So You Want to Learn Scrivener?

February 19, 2015Author comments

Yes, a new five week private class is scheduled and it starts March 2nd. What to expect? Well, here’s a breakdown:

  • A daily tutorial Monday-Friday
  • The lesson should take no more than 60 minutes to read through and do the homework
  • A Scrivener group on Facebook for students who have signed up for the class. Here you can ask more questions, post screenshots, trouble shoot and share organizational writing tips.

Here’s what 25 days of lessons consist:

  • An email with what to expect from the lesson.
  • New for this session: A List of Command Shortcuts for each lesson
  • New for this Session: Weekly Quiz
  • New for this Session: Weekly preview and recap

Week One
Lesson 1: Starting a new project in Scrivener
Lesson 2: The Editor
Lesson 3: The Inspector: Synopsis, General Meta-Data, and Document Panes
Lesson 4: Scrivenings Mode
Lesson 5: The Corkboard

Week Two
Lesson 6: Outliner and Custom Meta-Data
Lesson 7: Split Screen Mode

Lesson 8: Document and Project Notes
Lesson 9: The Scratch Pad
Lesson 10: Customizing Layouts

Week Three

Lesson 11: Composition Mode
Lesson 12: Project Find and Replace
Lesson 13: Document Find and Replace
Lesson 14: Project Targets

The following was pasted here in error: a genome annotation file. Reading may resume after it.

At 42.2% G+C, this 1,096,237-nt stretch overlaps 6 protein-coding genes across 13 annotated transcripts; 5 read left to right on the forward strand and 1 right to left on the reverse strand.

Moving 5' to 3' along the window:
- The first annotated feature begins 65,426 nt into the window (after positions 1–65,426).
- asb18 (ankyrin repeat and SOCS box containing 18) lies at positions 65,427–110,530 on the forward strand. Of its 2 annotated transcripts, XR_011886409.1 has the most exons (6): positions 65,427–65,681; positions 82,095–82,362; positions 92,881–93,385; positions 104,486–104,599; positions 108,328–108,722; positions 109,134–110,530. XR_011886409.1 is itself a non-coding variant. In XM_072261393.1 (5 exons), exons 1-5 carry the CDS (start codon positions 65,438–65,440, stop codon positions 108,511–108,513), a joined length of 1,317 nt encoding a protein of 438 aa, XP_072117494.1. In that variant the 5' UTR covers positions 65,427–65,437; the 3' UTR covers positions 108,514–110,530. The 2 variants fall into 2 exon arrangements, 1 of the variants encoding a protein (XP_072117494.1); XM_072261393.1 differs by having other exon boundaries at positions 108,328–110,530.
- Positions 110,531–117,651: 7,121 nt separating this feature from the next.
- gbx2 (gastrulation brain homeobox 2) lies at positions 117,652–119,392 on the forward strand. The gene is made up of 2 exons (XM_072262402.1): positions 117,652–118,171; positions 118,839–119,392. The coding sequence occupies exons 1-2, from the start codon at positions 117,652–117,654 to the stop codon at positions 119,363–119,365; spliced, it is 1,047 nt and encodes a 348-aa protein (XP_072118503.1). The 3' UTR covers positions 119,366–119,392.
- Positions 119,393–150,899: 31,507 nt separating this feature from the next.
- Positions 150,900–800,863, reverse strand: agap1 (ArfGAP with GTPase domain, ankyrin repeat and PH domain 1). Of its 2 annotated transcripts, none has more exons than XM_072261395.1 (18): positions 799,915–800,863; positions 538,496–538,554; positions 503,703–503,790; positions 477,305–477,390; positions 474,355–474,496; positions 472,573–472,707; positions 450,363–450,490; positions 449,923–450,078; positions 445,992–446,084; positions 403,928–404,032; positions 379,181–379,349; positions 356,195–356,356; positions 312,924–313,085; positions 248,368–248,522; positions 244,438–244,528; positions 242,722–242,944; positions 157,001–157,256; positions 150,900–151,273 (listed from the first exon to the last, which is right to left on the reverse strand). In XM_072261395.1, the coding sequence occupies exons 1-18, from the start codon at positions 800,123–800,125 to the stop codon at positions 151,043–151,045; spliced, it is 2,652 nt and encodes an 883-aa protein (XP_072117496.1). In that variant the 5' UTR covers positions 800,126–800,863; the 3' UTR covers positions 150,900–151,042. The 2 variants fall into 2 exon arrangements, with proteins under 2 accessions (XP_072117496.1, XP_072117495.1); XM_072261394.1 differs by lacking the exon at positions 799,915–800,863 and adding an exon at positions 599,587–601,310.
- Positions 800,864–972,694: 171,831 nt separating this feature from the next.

Project 15: Project and Text Statistics

Week Four

Lesson 16: Sanpshots
Lesson 17: In Annotations
Lesson 18: Comments
Lesson 19: Collections
Lesson 20: Splitting and Merging Documents

Week Five
Lessons 21-25: Compile

Bonus Week Six
Question and Answer Week

Tuition is $200.00 made payable via PayPal. To sign-up for the class contact me at rebecaschiller425@gmail.com.

 

The Un-Conference Kitty

November 12, 2014Author comments, Life

Image: AMI Wallpapers

Image: AMI Wallpapers

A week ago I was in Salem, MA, attending the very first Writer UnBoxed UnConference. During the first evening, I sat at a table with a group of people I’ve been online friends for at least three years. We were a motley group from all over the U.S., but also from Australia, Canada, and Spain.

Before the start of the conference, we communicated via the Un-Con page on Facebook. At some point there was an informal poll about introverts and extroverts, and it appeared the conference would be attended by a majority who are shy and reticent by nature.  And yet, I believe many of us fibbed. With the exception of one person out of eighty attendees, we were a boisterous group with enough words spoken to fill pages and pages of books. Now I am dubious when a writer says he or she is an introvert (and I should add that I’m not as aloof as I’ve claimed in the past).